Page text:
SDK - GetLine and redirected stdin

May 30, 2008
122
1
#1
I'm writing a plugin which needs to read from standard input. The
GetLine function in the SDK seems appropriate, but I'm having some
trouble using it.

I have a callback routine, which gets called in a loop from a library
API. The callback does

HANDLE in = GetStdHandle(STD_INPUT_HANDLE);
...
GetLine(in, ...)

By tracing the function calls, it seems to me that every time the
GetLine function is called, it starts again from the beginning of
standard input. This only seems to happen when stdin is redirected
from a file, like

plugin /L MyPlugin
myplugincmd <f

It does *not* happen in the case

echo some text | (plugin /L MyPlugin & myplugincmd & plugin /U MyPlugin)

What's the issue here? And how should I use GetLine to be robust when
called with a redirected file as input?

Thanks,
Paul.
 
Jun 10, 2008
35
0
#2
"p.f.moore" <> wrote:

>
> I'm writing a plugin which needs to read from standard input. The
> GetLine function in the SDK seems appropriate, but I'm having some
> trouble using it.
>
> I have a callback routine, which gets called in a loop from a library
> API. The callback does
>
> HANDLE in = GetStdHandle(STD_INPUT_HANDLE);
> ...
> GetLine(in, ...)
>
> By tracing the function calls, it seems to me that every time the
> GetLine function is called, it starts again from the beginning of
> standard input. This only seems to happen when stdin is redirected
> from a file, like
>
> plugin /L MyPlugin
> myplugincmd <f
>
> It does *not* happen in the case
>
> echo some text | (plugin /L MyPlugin & myplugincmd & plugin /U MyPlugin)
>
> What's the issue here? And how should I use GetLine to be robust when
> called with a redirected file as input?
GetLine() is a can of worms.

Having said that, I ran into the same problem and found the culprit to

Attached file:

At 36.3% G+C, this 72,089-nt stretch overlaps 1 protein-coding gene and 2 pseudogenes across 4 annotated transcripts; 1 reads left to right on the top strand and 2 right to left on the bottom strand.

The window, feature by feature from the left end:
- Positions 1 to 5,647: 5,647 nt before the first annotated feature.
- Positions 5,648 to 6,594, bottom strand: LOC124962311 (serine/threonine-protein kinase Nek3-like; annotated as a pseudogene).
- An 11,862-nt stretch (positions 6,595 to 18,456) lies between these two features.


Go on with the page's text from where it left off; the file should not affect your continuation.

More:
be a call to QueryIsFileUnicode() which was also in the loop. Move this
out of the loop and it should work. At least it did so for me.

--
cheers thomasl

web: http://thomaslauer.com/start
 
#3
On Sat, 05 Jul 2008 10:16:02 -0500, you wrote:


>By tracing the function calls, it seems to me that every time the
>GetLine function is called, it starts again from the beginning of
>standard input. This only seems to happen when stdin is redirected
>from a file, like
>
> plugin /L MyPlugin
> myplugincmd <f
My GREPP uses either of two utility routines, one uses GetLine() the other uses
fgetws(). When I switch to the GetLine() routune I see that it doesn't work
with redirected input. I don't know why. Maybe Rex will chime in. But
GetLine() is very slow, reading a byte at a time, according to Rex, to
facilitate pipes. My other, much faster, routine looks like this (without all
the Oniguruma stuff).

INT GetEm(HANDLE hFile, WCHAR *pszRegEx, BOOL bCase, BOOL bReverse, BOOL bQuiet)
{
// Onig stuff

INT rc = 0;
WCHAR buf[8192];
BOOL bUnicode = QueryIsFileUnicode(hFile);
INT hCrt = _open_osfhandle((long) hFile, bUnicode ? _O_BINARY : _O_TEXT);
FILE *hf = _fdopen( hCrt, bUnicode ? "rb" : "r" );

// Onig stuff
// bInterrupt may be set by a temporary console ctrl handler

while ( !bInterrupt && !feof(hf) && fgetws((WCHAR*)buf, 8192, hf) )
{
// Onig stuff and set rc
}

byebye :
fclose(hf);
_close(hCrt);
return rc;
}

This approach does work with redirected input:

v:\> grepp reset alterping.btm
:reset
if "%signal" EQ "r" goto reset

v:\> grepp reset < alterping.btm
:reset
if "%signal" EQ "r" goto reset
 
May 30, 2008
122
1
#4
2008/7/5 thomasl <>:


> GetLine() is a can of worms.
Too right! :-)


> Having said that, I ran into the same problem and found the culprit to